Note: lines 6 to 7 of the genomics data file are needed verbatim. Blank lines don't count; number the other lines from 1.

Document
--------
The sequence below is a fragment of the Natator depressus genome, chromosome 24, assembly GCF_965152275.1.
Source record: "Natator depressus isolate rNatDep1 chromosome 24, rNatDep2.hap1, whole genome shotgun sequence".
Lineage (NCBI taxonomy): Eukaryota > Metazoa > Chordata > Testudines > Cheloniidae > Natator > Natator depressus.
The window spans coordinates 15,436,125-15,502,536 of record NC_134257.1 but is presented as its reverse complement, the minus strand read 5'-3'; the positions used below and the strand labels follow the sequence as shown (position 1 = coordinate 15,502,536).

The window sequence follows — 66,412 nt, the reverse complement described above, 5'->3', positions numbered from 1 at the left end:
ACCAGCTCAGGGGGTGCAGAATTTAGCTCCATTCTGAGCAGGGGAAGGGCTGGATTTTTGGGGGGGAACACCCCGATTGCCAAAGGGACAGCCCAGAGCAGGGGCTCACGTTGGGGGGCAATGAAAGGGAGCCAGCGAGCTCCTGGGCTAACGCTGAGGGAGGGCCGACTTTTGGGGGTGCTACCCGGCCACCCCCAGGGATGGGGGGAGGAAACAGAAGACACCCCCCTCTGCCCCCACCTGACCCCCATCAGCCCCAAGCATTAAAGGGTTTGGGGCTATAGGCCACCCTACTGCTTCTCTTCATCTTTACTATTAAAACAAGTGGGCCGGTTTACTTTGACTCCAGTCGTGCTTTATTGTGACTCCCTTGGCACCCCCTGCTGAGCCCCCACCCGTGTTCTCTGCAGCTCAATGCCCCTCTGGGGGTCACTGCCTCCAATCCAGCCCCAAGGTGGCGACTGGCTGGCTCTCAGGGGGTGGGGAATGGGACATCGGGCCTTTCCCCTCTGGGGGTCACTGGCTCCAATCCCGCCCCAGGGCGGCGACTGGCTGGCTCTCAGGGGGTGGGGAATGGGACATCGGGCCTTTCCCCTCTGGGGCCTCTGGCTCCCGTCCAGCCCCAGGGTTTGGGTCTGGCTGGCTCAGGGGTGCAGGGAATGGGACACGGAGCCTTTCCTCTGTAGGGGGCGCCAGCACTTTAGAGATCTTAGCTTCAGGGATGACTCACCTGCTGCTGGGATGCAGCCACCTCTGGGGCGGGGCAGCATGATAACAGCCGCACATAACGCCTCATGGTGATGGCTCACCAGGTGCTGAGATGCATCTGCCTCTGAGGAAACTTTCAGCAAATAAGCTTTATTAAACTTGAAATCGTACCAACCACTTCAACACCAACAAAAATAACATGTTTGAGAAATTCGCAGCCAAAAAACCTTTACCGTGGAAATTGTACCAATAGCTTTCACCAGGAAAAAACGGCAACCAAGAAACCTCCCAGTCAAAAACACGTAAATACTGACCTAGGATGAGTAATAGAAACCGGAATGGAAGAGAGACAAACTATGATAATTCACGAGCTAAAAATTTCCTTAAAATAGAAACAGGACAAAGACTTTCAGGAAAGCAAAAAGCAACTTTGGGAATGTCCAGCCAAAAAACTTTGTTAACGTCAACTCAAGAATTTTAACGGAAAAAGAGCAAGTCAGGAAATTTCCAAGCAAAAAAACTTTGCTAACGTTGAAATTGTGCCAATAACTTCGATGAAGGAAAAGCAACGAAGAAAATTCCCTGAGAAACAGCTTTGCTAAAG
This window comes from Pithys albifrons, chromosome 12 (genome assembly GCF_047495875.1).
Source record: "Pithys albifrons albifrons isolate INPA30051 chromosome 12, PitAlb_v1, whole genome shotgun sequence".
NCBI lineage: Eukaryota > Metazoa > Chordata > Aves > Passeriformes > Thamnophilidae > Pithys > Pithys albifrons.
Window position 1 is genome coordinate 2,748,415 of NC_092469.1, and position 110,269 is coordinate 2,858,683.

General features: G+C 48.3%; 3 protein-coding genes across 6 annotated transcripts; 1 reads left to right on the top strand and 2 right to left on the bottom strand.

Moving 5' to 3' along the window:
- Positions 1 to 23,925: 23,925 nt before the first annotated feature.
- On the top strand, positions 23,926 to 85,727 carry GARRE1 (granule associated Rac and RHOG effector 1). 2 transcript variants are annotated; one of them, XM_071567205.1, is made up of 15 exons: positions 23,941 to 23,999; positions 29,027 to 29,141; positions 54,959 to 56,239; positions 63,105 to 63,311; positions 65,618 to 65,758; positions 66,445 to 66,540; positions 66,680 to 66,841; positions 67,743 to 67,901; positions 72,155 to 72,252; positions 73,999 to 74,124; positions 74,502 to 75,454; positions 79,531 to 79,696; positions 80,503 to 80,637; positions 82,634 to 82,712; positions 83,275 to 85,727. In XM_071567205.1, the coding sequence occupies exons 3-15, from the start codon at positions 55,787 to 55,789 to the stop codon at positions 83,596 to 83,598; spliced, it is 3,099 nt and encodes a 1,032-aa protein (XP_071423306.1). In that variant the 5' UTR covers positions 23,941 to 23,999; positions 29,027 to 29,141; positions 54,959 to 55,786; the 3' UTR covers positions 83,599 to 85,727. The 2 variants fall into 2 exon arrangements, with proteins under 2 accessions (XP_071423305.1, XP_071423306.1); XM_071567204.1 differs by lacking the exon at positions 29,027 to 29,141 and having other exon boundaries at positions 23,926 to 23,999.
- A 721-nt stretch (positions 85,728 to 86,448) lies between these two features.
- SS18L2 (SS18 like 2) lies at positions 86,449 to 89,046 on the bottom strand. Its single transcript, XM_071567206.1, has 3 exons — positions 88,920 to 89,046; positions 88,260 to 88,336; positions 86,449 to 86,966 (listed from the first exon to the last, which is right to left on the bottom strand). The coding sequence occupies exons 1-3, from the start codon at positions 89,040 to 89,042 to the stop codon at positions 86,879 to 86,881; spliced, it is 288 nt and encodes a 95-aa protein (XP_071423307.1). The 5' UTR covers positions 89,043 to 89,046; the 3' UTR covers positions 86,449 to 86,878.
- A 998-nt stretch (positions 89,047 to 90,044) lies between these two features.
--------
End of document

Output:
ACCAGCTCAGGGGGTGCAGAATTTAGCTCCATTCTGAGCAGGGGAAGGGCTGGATTTTTGGGGGGGAACACCCCGATTGCCAAAGGGACAGCCCAGAGCAGGGGCTCACGTTGGGGGGCAATGAAAGGGAGCCAGCGAGCTCCTGGGCTAACGCTGAGGGAGGGCCGACTTTTGGGGGTGCTACCCGGCCACCCCCAGGGATGGGGGGAGGAAACAGAAGACACCCCCCTCTGCCCCCACCTGACCCCCATCAGCCCCAAGCATTAAAGGGTTTGGGGCTATAGGCCACCCTACTGCTTCTCTTCATCTTTACTATTAAAACAAGTGGGCCGGTTTACTTTGACTCCAGTCGTGCTTTATTGTGACTCCCTTGGCACCCCCTGCTGAGCCCCCACCCGTGTTCTCTGCAGCTCAATGCCCCTCTGGGGGTCACTGCCTCCAATCCAGCCCCAAGGTGGCGACTGGCTGGCTCTCAGGGGGTGGGGAATGGGACATCGGGCCTTTCCCCTCTGGGGGTCACTGGCTCCAATCCCGCCCCAGGGCGGCGACTGGCTGGCTCTCAGGGGGTGGGGAATGGGACATCGGGCCTTTCCCCTCTGGGGCCTCTGGCTCCCGTCCAGCCCCAGGGTTTGGGTCTGGCTGGCTCAGGGGTGCAGGGAATGGGACACGGAGCCTTTCCTCTGTAGGGGGCGCCAGCACTTTAGAGATCTTAGCTTCAGGGATGACTCACCTGCTGCTGGGATGCAGCCACCTCTGGGGCGGGGCAGCATGATAACAGCCGCACATAACGCCTCATGGTGATGGCTCACCAGGTGCTGAGATGCATCTGCCTCTGAGGAAACTTTCAGCAAATAAGCTTTATTAAACTTGAAATCGTACCAACCACTTCAACACCAACAAAAATAACATGTTTGAGAAATTCGCAGCCAAAAAACCTTTACCGTGGAAATTGTACCAATAGCTTTCACCAGGAAAAAACGGCAACCAAGAAACCTCCCAGTCAAAAACACGTAAATACTGACCTAGGATGAGTAATAGAAACCGGAATGGAAGAGAGACAAACTATGATAATTCACGAGCTAAAAATTTCCTTAAAATAGAAACAGGACAAAGACTTTCAGGAAAGCAAAAAGCAACTTTGGGAATGTCCAGCCAAAAAACTTTGTTAACGTCAACTCAAGAATTTTAACGGAAAAAGAGCAAGTCAGGAAATTTCCAAGCAAAAAAACTTTGCTAACGTTGAAATTGTGCCAATAACTTCGATGAAGGAAAAGCAACGAAGAAAATTCCCTGAGAAACAGCTTTGCTAAAG
This window comes from Pithys albifrons, chromosome 12 (genome assembly GCF_047495875.1).